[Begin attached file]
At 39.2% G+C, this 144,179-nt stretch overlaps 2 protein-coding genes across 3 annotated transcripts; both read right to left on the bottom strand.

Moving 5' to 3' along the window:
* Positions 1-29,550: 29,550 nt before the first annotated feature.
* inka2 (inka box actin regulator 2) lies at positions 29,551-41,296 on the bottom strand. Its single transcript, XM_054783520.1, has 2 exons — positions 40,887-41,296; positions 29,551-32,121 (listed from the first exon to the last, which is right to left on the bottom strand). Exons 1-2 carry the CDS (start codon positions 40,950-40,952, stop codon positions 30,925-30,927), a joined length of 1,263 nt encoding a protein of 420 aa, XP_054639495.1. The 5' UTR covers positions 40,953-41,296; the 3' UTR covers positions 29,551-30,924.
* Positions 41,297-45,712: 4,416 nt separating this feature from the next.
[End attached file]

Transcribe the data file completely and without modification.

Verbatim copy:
At 39.2% G+C, this 144,179-nt stretch overlaps 2 protein-coding genes across 3 annotated transcripts; both read right to left on the bottom strand.

Moving 5' to 3' along the window:
* Positions 1-29,550: 29,550 nt before the first annotated feature.
* inka2 (inka box actin regulator 2) lies at positions 29,551-41,296 on the bottom strand. Its single transcript, XM_054783520.1, has 2 exons — positions 40,887-41,296; positions 29,551-32,121 (listed from the first exon to the last, which is right to left on the bottom strand). Exons 1-2 carry the CDS (start codon positions 40,950-40,952, stop codon positions 30,925-30,927), a joined length of 1,263 nt encoding a protein of 420 aa, XP_054639495.1. The 5' UTR covers positions 40,953-41,296; the 3' UTR covers positions 29,551-30,924.
* Positions 41,297-45,712: 4,416 nt separating this feature from the next.